This past weekend, my family and I went camping. As most May long weekends, the weather wasn’t fantastic. Thankfully, we enjoyed a day and a half of good weather before it turned really cold and rainy. We woke up Sunday morning to rain, and the forecast wasn’t looking any better, so after breakfast and a few games, we decided to pack up. My husband went outside in the rain, to start packing up out there, and I packed the inside of the camper while trying to keep the kids happy despite being confined to a small space. Once we did everything we could before being able to start folding down our tent trailer, we brought the boys into the van so they would stay warm and dry. Then the fun began outside in the pouring rain (for me anyways, my husband was already soaked). Just a few minutes after we started folding down the camper, our campground neighbour from across the street came over. He was outfitted in his rain jacket and simply asked “How can I help?”, but it was really more of a statement. At first, I felt bad accepting his help; he could be nice and warm and dry in his own camper! I told him that we were just packing up because attempting to stay with the forecast they were calling for seemed like the worst idea with 4 small boys that can’t be easily entertained inside the camper! He told me that he remembered the days of packing up in the rain with a pop up when his 3 girls were small – they were now all teenagers and could read a book, play games, etc. when rainy days came along during a camping trip – so he was more than happy to help. He then proceeded to help us pack up, right up until our camper was hooked up to the hitch and we were ready to drive off! What a kind, empathetic man!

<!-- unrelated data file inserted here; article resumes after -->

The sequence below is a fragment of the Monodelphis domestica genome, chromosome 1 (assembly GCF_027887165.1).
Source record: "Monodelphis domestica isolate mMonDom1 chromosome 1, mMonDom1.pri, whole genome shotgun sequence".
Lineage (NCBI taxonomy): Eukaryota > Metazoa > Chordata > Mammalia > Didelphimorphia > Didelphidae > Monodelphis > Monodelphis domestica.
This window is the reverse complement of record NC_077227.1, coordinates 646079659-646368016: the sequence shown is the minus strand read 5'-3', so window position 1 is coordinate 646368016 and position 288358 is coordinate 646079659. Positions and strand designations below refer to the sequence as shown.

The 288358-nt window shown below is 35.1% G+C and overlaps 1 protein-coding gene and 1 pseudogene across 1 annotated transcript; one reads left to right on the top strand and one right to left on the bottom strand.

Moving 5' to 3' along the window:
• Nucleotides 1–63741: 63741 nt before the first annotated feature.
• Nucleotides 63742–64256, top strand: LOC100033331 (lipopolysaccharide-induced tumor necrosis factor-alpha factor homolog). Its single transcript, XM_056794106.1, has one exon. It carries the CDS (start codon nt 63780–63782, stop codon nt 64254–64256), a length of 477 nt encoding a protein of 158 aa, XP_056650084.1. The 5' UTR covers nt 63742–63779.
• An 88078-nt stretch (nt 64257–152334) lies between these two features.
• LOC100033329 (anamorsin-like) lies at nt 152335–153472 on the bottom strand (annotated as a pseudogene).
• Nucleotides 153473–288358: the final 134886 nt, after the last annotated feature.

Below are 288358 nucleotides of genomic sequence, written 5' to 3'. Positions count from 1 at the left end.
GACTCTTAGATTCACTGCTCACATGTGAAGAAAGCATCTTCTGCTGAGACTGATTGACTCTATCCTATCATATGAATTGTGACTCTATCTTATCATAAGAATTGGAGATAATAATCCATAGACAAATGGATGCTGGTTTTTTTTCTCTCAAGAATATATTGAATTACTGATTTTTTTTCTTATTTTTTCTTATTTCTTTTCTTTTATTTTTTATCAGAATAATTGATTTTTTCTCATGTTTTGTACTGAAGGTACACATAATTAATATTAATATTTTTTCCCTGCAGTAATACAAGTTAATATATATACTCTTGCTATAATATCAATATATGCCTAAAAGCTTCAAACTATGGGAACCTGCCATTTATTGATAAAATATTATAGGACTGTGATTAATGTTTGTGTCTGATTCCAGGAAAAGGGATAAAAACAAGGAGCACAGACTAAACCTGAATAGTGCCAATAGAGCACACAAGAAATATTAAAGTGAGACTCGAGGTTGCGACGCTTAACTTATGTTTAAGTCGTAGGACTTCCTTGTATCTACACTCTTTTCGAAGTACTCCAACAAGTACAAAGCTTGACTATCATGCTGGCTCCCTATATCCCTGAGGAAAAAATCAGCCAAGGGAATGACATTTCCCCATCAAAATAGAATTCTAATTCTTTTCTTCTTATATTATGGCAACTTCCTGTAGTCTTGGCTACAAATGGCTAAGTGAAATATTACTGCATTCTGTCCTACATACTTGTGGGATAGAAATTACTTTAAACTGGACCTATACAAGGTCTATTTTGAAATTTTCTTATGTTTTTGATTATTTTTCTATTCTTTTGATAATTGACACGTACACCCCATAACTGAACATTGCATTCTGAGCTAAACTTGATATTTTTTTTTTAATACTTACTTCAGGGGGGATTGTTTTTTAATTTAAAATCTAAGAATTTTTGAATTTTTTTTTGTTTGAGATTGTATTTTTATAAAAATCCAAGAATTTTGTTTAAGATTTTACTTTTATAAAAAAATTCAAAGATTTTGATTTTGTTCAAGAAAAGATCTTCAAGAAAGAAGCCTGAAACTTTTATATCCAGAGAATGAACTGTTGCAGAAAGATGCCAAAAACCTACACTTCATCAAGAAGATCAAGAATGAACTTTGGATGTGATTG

As I thought back and reflected on this man’s kindness, I could easily relate it to education. We are constantly wanting to move from our point A to our point B, which is different for everyone. Just think for a minute that maybe someone needs your help because you’ve already been in their shoes and know how to help them get to their next point. Maybe you can share how you’ve taken a similar risk and were also very afraid and excited all at the same time. Maybe you are the push and support they need! Maybe someone just needs an ear, or a shoulder to lean on! Or maybe you can look up to someone and have them guide and support you in your growth. I’ve seriously met so many amazing educators who are always willing to help me and I feel so blessed to have this amazing community who surrounds me!
No matter where you are in your learning journey, you can likely be both a “helper” and a “helpee”! Accept the help when it is offered to you, don’t hesitate to ask for help and don’t forget to offer it yourself, too (and maybe try stating that you’re helping instead of just offering)! 🙂